See our blog post on the difference between Onshore and Offshore Partner Visas.

What do I do while I’m waiting for my Partner Visa application to be processed?

Partner Visa applications can often take up to two years to process.

If you applied for a Partner Visa onshore and your current visa expires, you will be granted a bridging visa while your application is being considered. This bridging visa will allow you to stay in Australia. You can then apply for additional rights, such as the right to work and to travel outside the country (and be able to return!).

If you applied for a Partner Visa offshore, you will need to be offshore when the visa is granted. You can visit Australia during processing, but you will need to enter Australia on a different visa, such as a tourist visa. Visiting Australia can be a risk, as you never know when your visa processing will conclude.

What’s the difference between a temporary Partner Visa, and permanent Partner Visa?

Getting a permanent Partner Visa is a two stage process. To be eligible for a permanent Partner Visa, you must first be granted a temporary Partner Visa. You apply for both Partner Visas at the same time, and pay only one fee.

If you are granted a temporary Partner Visa, you can then be assessed for a permanent Partner Visa two years after you lodged you application. You may need to provide further documents for this assessment or attend an interview with the Department of Home Affairs.

The requirements for a temporary and permanent Partner Visa are very similar. To move from a temporary to permanent Partner Visa, you will need to continue to be in the same relationship as your initial application, and have complied with all Australian laws while on your temporary visa.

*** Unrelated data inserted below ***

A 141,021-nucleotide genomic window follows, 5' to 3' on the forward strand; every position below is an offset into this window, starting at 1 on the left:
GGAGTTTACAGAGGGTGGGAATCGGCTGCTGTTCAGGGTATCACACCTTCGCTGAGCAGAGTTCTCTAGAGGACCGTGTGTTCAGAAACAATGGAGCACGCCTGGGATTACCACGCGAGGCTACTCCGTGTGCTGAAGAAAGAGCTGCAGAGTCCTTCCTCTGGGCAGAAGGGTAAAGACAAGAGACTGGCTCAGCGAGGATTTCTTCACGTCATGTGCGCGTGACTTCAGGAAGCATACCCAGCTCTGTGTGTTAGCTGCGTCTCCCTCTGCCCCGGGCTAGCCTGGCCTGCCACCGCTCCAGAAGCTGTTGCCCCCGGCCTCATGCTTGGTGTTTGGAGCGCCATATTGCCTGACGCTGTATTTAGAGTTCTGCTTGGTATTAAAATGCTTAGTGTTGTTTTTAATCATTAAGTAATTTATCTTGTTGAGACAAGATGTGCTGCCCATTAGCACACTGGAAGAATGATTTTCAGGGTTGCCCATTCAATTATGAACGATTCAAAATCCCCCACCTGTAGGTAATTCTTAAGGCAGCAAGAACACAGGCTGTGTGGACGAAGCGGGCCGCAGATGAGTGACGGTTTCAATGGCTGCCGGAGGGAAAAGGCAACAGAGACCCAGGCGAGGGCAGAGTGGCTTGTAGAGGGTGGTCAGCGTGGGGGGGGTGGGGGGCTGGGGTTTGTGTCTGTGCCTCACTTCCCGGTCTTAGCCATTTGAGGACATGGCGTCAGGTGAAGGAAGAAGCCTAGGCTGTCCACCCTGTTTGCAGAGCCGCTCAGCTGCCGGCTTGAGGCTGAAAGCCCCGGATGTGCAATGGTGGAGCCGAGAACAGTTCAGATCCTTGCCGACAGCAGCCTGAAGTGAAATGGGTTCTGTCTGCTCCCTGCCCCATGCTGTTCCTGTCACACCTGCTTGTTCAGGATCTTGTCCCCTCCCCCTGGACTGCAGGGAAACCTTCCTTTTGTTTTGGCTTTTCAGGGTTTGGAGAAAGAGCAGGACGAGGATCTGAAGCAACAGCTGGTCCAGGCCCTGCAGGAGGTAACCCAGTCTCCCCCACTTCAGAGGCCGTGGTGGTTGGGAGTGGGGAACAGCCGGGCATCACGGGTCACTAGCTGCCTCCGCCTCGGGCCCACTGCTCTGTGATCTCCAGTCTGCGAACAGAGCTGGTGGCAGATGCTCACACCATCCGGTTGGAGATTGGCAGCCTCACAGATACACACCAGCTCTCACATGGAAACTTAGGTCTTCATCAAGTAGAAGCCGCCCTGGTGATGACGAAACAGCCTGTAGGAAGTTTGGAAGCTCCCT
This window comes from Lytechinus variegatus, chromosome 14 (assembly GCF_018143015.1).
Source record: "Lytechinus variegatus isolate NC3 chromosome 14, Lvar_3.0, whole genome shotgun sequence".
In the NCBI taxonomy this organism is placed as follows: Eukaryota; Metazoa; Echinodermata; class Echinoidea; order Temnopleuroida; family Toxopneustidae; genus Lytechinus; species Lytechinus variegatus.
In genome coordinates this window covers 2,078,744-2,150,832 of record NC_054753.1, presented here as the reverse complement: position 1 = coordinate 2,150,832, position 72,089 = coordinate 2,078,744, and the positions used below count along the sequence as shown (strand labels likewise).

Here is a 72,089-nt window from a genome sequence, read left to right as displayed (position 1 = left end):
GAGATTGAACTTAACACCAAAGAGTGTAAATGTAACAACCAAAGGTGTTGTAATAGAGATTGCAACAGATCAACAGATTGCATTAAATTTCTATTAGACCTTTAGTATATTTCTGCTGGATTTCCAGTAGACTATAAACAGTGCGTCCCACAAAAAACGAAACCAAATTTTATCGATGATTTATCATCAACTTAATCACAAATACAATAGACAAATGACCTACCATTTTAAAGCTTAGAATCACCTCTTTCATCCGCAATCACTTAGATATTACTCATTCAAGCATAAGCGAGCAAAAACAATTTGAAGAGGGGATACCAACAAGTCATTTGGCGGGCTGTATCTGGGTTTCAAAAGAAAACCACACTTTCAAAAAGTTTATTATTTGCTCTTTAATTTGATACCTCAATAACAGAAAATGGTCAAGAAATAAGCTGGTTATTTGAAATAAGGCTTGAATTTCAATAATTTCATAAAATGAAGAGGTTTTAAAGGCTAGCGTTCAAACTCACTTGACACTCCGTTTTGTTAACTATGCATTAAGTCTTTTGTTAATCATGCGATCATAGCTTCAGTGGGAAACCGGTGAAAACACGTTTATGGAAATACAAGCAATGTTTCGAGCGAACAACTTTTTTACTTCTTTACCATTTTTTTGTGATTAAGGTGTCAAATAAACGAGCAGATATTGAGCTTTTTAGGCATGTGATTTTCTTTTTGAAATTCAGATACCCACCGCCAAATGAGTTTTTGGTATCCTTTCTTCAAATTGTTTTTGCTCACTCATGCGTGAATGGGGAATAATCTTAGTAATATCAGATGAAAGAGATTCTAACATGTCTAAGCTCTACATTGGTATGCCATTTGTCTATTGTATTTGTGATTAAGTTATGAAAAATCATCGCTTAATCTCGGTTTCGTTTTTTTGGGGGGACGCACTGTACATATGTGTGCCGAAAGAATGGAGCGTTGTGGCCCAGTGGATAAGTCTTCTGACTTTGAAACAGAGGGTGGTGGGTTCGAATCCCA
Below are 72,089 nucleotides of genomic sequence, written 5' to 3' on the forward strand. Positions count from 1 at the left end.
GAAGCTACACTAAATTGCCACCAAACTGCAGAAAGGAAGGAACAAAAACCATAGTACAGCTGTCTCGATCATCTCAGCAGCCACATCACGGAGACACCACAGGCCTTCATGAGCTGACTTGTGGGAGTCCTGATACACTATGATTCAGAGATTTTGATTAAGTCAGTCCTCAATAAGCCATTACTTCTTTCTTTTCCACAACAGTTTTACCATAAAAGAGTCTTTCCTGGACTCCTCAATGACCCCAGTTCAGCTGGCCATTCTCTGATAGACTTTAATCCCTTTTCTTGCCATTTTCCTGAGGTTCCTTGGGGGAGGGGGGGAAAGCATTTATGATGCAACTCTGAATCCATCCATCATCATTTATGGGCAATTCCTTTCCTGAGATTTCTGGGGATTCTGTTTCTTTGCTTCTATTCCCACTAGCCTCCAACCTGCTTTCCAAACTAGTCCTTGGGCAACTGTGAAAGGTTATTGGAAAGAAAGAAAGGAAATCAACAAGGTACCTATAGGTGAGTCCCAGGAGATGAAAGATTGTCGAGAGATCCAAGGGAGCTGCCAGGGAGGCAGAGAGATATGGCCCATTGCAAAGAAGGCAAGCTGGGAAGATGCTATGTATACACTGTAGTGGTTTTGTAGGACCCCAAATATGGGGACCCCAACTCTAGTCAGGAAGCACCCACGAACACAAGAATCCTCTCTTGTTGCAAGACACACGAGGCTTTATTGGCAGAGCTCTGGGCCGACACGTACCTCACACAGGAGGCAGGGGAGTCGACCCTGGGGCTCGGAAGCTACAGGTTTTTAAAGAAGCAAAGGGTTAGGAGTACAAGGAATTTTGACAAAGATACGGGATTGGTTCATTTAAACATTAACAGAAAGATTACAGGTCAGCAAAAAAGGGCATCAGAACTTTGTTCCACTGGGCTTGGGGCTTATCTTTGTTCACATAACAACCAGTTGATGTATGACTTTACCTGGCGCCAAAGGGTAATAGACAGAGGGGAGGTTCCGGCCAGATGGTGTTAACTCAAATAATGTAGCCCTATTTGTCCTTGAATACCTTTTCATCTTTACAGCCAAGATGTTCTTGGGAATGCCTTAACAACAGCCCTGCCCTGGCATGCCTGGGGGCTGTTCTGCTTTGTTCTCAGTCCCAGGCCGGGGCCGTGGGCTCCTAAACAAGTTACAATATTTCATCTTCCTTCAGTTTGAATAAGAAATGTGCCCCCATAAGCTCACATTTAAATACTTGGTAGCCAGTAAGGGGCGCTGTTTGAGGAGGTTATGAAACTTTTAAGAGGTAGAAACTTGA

If you are in a long term relationship with your partner (of more than three years, or two if you have a child together), your permanent Partner visa may be granted immediately after your temporary visa, without the two year wait.

Can I include my children in my Partner Visa?

You can include dependent children or stepchildren in your Partner Visa application.

Children under 18 years can usually be easily added to your Partner Visa application, although an additional processing cost is charged per child. They can be added before or after your application. Children can also be added to your temporary Partner Visa, once granted, but they will need a valid visa that will allow them to stay in, or come to, Australia until your permanent Partner Visa is granted.

If your children are 18 years or older, they can be included in your application if you can show they are financially dependent on you.

How can a Migration Agent help me with my Partner Visa?

Knowing when and where to apply for a Partner Visa can be tricky. If you are in a de facto relationship, it can also be difficult for you to assess whether you meet the visa requirements.

A migration agent can draft your application to give you the best chance of success, and make sure no departmental requirements are overlooked. They can also help you apply in a way that best meets your lifestyle goals while waiting for your visa to be granted, including living in Australia, working, or studying.

About us

PocketLegal is a migration law firm available to handle all aspects of the Australian immigration process from beginning to end. If you need assistance with visa applications, sponsoring staff members, AAT Appeals, FCC hearings, or any other migration related issue contact our friendly team via the form on this page or by calling 1300 921 114.